I’m not very good with smells. I mean, I either like them, or I don’t. I usually don’t try and define them, catagorize them, or spend too much time thinking about them when I am not actually experiencing them. But fall seems to be the time of year when scents, both pleasant and awful, assult our olfactory senses more than any other time of the year.
One of the most pungent fall scents for me, that starts in August on this farm, is buck goat in rut. Rut is a hormal state male goats go into in the fall. Their neck swells, they begin to pee on their front legs, and their glands begin to secret an oily, smelly, “pefume” that they rub all over themselves and anything, including humans, in the vicinity. In late August, when the first hint of buck in rut is in the air, it immediately brings memories of fall leaves, cooler weather, fires, harvests, and holidays.
If you’ve never lived around goats, and buck goats in rut in particuar, you simply don’t understand the true definition of the word “pungent”. I have tried for 11 years now to think of something I could compare the smell of a rutty buck to, so people could understand without actually having to smell one for themselves. The word “pungent” is the best definition I can think of, and should be re-classified in the dictionary as “the smell of buck in rut”.
Buck in rut does not smell like something rotten. It does not smell like onions, or any type of musk perfume that I have ever smelled. It does not smell like over-aged wine, or a dead animal, but it will make your eyes water, your stomach turn, and your throat gag.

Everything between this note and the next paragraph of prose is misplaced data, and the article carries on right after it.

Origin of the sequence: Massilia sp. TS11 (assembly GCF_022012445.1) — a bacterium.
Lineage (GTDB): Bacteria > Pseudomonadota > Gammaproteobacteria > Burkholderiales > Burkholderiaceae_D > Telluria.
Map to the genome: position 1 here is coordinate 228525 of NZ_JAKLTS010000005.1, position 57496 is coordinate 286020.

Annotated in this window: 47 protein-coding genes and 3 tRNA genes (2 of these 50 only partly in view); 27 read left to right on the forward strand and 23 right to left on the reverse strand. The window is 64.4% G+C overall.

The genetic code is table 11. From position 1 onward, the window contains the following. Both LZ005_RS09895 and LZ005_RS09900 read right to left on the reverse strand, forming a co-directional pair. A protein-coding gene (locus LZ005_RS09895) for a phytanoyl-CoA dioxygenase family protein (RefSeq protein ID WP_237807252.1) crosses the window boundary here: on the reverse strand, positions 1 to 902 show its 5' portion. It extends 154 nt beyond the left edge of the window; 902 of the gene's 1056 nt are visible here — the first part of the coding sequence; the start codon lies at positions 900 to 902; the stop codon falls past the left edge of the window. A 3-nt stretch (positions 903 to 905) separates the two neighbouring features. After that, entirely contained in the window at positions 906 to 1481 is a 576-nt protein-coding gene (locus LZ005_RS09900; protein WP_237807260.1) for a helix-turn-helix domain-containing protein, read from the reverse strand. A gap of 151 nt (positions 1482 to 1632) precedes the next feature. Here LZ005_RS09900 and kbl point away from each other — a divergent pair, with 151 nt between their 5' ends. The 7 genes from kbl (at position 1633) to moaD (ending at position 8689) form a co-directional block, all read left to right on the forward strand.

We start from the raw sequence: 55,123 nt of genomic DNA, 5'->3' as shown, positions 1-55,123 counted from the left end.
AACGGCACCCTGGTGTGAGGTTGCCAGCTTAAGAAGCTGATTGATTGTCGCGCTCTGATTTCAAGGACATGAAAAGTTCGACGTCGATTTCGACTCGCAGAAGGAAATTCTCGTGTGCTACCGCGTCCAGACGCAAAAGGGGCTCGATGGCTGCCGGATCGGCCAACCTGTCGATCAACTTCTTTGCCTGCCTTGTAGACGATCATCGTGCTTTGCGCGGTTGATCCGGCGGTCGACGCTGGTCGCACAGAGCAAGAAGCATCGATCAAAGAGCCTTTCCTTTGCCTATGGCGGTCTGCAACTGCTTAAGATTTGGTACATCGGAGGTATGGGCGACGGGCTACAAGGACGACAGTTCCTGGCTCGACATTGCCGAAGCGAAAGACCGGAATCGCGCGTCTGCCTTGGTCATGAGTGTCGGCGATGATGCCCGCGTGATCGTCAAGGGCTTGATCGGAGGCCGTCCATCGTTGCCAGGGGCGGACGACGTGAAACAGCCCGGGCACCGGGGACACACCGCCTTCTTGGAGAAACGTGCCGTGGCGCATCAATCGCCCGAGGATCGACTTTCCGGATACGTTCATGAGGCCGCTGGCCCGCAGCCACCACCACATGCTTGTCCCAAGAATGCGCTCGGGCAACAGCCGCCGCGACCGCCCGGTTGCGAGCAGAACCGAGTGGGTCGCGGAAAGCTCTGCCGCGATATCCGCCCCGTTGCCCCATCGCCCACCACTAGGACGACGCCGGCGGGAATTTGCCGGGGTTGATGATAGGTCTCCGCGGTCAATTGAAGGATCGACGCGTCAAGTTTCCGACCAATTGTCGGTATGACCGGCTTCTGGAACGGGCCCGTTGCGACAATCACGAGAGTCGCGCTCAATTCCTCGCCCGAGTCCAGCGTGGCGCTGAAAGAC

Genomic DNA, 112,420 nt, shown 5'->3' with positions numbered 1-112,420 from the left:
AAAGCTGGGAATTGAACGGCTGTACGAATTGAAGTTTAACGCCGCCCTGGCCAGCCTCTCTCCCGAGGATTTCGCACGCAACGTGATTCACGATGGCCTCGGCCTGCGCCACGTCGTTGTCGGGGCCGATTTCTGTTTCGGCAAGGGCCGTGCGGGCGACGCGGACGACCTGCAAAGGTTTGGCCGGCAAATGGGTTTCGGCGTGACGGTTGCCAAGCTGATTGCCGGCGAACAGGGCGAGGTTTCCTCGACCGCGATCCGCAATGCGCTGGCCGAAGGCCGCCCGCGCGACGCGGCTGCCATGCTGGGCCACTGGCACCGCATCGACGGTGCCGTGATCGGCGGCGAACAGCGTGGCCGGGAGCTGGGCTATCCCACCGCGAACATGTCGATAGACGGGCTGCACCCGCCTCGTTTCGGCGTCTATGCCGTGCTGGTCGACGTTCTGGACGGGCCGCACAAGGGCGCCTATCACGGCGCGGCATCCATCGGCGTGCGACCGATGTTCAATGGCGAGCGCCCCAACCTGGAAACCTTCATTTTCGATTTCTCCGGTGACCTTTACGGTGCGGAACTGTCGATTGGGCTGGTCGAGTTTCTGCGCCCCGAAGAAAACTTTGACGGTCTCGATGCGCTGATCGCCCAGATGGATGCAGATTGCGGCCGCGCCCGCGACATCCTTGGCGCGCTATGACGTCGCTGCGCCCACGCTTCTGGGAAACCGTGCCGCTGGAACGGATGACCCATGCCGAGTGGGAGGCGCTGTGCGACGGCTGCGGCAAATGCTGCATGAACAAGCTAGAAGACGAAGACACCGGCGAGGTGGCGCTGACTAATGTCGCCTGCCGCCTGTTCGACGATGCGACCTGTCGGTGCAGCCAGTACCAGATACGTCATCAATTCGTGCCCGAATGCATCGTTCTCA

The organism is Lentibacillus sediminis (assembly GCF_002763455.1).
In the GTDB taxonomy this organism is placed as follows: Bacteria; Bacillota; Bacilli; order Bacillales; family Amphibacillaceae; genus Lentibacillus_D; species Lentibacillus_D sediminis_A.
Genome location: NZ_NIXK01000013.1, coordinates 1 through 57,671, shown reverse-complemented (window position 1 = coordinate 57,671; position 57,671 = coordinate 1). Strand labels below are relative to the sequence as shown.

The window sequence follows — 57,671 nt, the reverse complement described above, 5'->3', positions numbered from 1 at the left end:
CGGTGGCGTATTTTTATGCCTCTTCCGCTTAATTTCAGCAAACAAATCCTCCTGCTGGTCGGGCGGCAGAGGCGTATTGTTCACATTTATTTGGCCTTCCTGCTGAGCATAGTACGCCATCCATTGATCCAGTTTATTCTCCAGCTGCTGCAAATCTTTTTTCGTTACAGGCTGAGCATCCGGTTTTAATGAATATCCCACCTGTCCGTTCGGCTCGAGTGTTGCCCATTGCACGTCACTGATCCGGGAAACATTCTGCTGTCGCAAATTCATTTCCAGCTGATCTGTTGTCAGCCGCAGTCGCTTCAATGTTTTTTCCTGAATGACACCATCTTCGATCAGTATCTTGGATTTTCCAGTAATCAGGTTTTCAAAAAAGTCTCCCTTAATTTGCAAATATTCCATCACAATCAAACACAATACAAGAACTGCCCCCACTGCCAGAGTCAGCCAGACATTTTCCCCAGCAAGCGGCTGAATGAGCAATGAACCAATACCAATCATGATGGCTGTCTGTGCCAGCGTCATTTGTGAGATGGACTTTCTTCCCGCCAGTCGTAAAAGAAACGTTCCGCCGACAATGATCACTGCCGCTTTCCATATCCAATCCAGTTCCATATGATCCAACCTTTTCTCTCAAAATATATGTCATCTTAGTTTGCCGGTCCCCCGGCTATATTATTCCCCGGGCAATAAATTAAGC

The putrid stench will get in your hands and clothes and any item that comes anywhere near a very affectionate buck goat in fall rut, and the oily, smelly mess will never wash out of any type of fibers, and will take days and perhaps weeks, to wash off of your skin.
I never really got the full affect of my own two bucks this year as they are pastured with the horses out in the fresh air where the smell is not so strong. Recently though I had the opportunity to help a friend who has a large buck inside a small stall in her barn. Whoa, lordy, I had forgotten what I was missing! That stomach-churning, putrid, pungent smell that only female goats will ever appreciate.
God works in mysterious ways and I’m sure dissertations have been conjured and perhaps even written on why domestic male goats have the need to exude the most olfactory-assaulting smell that has ever existed in the universe…and I’m talking purposeful smells here, not smells like rot or death that indicate something horrible that we need to get away from…but something willful, and apparently necessary, and even attractive to females of the right species.
…Food for thought.
ps. The buck goat in the picture is my old guy Atticus. He was always especially friendly during rut and would spend hours rubbing his smell all over my mares, who actually seemed to like him quite a bit. He has gone on to another farm now, but he’ll always be my favorite stinky boy.